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Fanny Price is taken in by her rich relatives when she’s about nine or ten years old. Most of the family either tolerates or pays little attention to her, but her cousin Edmund is unfailingly kind and concerned about her. Is it any wonder that she falls in love with him? But then some relatives of a neighbor come for an extended visit. The Crawfords are vivacious and Miss Crawford in particular is beautiful. What will happen to Fanny’s vague hopes for the future?
I liked that Jane Austen was a little more barbed and pointed in this book. I can’t remember any specific examples, but there were a few times when I mentally thought, “Ouch! I can’t believe she wrote that!” It made the book a little more fun.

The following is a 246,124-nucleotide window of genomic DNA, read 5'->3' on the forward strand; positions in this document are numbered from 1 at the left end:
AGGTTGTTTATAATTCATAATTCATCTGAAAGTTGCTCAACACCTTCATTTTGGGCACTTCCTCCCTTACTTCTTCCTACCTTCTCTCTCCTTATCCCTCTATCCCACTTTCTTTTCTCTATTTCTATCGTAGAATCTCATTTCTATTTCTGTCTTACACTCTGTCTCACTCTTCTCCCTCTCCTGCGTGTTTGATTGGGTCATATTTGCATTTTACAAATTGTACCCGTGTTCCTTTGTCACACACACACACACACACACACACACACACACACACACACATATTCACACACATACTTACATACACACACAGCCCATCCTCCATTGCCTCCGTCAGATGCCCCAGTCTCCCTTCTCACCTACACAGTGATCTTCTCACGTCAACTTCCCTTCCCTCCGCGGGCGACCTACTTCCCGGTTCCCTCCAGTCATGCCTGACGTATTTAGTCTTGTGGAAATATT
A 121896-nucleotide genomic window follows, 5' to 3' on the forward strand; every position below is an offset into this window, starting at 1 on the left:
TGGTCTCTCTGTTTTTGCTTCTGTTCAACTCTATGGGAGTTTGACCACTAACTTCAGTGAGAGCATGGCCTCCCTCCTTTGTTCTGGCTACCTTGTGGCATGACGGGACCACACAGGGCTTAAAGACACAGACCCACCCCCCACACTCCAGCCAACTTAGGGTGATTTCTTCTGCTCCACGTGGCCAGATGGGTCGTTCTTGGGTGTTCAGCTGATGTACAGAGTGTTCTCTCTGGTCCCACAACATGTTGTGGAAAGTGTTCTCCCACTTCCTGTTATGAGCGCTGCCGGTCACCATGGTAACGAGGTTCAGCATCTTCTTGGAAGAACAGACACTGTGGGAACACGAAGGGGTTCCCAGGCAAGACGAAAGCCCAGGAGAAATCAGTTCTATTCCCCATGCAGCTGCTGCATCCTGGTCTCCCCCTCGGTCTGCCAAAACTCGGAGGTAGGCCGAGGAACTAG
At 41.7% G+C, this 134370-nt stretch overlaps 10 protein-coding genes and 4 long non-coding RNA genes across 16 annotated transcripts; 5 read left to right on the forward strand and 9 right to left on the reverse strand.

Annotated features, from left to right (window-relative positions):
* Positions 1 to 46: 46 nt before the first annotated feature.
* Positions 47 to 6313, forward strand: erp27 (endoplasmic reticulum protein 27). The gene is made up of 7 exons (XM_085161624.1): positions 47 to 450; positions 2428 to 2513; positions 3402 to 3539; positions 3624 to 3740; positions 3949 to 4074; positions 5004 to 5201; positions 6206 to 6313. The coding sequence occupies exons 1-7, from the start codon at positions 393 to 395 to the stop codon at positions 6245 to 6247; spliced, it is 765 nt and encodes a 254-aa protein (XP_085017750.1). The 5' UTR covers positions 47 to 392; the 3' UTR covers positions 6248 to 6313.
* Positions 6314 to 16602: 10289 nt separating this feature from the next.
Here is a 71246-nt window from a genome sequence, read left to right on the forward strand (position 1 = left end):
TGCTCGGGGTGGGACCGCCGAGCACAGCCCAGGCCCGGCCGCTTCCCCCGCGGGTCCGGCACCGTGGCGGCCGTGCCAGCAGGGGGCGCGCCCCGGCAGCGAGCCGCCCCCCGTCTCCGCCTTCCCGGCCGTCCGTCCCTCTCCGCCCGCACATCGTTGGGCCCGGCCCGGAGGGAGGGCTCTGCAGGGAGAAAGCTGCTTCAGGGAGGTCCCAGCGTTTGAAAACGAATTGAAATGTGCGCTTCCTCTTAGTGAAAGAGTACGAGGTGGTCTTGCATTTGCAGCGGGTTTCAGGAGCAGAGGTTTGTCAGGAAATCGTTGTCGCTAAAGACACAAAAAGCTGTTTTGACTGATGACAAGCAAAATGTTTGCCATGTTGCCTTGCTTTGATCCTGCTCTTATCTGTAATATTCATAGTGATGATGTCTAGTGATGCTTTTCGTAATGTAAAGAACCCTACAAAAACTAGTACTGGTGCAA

On the other hand, the book was too long and dragged in places. Also, I didn’t like Fanny. She was a little nothing. She was too shy and timid and never did anything to help herself. One of her aunts was verbally abusive to Fanny and Fanny never reacted except to think that she deserved it. The aunt really got under my skin too. This is Jane Austen, so she does eventually get served some justice, but she deserved worse. I didn’t really buy the romance either. Like I said, there was nothing to Fanny and Edmund was actually one of my favorite Austen heroes. I don’t see the two falling in love.
I’m glad I read this, but it’s not one of my favorite Jane Austens.
If you liked Mansfield Park, you might also like my reviews of
- Persuasion by Jane Austen
- North and South by Elizabeth Gaskell
- The Tenant of Wildfell Hall by Anne Brontë
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